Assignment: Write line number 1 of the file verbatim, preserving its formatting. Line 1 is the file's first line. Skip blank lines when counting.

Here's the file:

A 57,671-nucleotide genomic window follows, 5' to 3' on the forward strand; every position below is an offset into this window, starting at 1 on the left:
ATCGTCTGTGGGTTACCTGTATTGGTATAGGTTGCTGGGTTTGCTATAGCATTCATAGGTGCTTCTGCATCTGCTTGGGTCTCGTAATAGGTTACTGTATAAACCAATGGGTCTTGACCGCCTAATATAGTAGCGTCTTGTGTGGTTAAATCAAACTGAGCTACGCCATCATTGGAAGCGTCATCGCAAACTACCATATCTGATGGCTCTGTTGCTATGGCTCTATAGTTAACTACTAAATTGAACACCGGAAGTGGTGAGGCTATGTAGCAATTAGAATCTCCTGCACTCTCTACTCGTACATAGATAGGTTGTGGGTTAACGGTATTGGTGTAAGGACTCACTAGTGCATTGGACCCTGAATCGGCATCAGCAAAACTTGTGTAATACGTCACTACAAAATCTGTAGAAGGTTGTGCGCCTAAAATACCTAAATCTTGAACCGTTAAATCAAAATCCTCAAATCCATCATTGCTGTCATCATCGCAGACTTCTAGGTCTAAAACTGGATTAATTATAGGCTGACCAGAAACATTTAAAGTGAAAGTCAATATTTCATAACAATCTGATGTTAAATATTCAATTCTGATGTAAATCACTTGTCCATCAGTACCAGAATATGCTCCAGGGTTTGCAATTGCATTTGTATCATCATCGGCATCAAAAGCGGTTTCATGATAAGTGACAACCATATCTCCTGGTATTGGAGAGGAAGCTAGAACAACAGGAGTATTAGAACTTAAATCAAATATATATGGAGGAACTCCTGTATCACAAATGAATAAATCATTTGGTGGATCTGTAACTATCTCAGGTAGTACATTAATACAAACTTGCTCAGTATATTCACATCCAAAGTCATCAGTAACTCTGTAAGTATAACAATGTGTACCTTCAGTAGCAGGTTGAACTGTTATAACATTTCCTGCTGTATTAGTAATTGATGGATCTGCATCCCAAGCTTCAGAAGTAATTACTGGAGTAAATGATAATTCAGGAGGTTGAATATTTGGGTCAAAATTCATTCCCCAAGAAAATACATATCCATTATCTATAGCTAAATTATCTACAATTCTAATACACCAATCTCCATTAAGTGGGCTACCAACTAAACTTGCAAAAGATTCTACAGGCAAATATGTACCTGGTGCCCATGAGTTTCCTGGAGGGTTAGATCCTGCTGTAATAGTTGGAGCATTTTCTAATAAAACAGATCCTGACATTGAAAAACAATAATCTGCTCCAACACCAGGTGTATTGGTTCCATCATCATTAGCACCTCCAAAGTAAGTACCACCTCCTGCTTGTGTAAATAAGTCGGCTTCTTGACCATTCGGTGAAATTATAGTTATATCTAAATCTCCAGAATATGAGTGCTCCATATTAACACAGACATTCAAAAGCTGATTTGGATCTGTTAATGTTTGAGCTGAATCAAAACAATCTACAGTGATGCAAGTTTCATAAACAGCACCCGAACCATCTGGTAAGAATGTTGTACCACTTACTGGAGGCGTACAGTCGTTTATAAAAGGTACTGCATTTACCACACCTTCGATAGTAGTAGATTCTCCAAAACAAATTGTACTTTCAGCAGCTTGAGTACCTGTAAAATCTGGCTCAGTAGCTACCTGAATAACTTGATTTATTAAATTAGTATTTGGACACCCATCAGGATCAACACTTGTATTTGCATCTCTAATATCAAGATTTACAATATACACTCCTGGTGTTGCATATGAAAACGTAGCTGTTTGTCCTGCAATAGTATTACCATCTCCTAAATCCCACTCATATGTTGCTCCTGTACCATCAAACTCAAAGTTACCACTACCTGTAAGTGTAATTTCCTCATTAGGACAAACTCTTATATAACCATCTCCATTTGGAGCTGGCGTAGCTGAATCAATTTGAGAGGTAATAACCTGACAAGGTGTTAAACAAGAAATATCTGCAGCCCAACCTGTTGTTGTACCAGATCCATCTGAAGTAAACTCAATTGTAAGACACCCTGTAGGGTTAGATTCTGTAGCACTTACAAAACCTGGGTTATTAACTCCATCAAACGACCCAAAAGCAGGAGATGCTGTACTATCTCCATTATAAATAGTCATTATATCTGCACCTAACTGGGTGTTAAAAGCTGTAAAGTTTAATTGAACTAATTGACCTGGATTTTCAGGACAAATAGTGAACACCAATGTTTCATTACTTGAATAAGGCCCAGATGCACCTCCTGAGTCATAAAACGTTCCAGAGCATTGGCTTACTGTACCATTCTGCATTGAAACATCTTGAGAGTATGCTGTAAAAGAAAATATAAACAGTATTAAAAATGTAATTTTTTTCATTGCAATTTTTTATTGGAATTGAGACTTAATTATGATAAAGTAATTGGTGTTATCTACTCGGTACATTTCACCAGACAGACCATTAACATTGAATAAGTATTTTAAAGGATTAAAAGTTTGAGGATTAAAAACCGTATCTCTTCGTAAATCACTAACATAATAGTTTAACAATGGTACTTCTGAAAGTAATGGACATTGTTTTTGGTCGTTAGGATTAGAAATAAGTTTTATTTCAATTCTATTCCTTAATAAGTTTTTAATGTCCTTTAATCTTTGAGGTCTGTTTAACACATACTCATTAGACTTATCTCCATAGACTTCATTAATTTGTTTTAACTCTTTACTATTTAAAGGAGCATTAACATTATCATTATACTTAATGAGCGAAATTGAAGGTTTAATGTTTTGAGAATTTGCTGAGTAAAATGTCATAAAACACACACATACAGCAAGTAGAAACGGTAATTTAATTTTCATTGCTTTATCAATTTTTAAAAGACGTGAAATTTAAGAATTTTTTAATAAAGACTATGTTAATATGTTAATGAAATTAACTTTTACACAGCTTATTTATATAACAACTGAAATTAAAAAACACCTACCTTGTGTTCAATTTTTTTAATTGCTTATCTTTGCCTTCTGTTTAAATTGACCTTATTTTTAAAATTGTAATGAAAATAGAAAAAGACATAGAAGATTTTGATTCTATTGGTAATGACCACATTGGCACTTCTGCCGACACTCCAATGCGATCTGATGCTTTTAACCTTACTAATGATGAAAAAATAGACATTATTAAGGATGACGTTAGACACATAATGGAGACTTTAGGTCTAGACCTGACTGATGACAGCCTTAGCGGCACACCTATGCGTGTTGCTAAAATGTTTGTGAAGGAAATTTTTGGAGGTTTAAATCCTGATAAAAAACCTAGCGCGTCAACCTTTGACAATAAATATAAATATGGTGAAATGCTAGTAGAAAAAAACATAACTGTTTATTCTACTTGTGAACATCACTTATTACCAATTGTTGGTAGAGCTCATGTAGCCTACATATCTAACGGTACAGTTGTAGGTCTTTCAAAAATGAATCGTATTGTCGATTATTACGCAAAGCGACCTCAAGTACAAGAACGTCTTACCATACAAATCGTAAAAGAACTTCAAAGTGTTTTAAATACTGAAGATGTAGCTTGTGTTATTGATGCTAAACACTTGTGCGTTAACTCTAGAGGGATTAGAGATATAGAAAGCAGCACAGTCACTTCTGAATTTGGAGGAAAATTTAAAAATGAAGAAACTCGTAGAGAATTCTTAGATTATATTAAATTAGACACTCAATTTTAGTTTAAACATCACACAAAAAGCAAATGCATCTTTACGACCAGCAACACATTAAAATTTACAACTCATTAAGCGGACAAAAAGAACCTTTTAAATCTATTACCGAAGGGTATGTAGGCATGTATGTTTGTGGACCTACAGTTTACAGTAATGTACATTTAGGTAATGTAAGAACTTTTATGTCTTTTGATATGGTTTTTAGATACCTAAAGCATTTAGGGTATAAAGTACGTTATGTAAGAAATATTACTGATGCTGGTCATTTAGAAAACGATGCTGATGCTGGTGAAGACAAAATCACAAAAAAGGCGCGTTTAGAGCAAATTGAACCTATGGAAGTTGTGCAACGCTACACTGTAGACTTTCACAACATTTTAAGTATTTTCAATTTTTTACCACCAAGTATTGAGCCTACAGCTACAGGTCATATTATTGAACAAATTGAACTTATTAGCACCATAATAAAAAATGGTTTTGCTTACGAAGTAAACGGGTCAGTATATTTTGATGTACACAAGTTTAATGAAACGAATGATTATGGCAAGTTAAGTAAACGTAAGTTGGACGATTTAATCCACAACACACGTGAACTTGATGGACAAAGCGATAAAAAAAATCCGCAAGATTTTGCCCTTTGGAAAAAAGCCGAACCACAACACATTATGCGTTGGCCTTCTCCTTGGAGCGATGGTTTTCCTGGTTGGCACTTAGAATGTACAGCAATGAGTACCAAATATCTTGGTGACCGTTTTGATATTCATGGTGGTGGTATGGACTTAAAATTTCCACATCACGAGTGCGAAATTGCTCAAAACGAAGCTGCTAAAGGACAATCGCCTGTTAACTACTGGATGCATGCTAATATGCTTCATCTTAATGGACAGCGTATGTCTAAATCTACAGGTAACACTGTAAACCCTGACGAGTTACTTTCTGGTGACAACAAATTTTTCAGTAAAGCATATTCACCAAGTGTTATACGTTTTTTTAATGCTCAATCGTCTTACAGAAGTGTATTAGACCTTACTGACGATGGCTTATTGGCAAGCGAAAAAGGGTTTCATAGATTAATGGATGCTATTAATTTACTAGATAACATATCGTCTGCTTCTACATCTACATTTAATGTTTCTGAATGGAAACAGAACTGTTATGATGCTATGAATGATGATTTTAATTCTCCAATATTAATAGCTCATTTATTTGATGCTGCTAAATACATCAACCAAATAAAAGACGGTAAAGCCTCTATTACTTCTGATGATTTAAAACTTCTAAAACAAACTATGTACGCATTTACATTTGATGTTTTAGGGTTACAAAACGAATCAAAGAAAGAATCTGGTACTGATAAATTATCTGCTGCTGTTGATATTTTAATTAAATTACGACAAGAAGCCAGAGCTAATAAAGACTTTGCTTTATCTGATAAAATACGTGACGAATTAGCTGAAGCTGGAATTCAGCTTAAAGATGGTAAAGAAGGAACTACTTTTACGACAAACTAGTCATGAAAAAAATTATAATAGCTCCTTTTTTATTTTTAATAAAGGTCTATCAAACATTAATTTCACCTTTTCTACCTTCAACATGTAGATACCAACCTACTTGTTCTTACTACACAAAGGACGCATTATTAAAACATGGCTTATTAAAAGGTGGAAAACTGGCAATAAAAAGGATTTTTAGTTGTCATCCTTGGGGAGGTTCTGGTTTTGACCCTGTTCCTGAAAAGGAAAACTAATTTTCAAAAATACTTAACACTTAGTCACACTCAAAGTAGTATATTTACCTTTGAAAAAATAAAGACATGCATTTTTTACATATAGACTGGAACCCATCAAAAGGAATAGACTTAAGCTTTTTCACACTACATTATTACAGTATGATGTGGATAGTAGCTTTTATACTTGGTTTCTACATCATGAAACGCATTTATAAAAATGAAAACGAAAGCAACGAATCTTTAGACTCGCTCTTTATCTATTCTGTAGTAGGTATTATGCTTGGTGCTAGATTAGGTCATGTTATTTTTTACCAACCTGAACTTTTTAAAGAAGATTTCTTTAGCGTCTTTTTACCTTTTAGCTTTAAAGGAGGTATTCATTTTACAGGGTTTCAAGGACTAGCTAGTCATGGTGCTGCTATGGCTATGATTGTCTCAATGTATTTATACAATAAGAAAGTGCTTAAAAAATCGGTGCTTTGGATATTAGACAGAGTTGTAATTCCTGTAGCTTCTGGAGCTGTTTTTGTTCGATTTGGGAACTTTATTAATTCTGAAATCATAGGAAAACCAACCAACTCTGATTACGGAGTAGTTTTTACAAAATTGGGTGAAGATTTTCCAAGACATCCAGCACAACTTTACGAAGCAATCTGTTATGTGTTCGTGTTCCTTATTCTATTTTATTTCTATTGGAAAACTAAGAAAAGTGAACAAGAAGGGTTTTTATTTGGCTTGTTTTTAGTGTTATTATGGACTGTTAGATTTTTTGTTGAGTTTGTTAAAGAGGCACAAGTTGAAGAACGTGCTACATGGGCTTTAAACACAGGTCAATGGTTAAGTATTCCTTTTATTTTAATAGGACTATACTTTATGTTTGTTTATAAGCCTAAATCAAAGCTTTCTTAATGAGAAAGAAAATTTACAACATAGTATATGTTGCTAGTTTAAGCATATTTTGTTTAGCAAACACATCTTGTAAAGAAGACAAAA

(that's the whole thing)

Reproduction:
A 57,671-nucleotide genomic window follows, 5' to 3' on the forward strand; every position below is an offset into this window, starting at 1 on the left: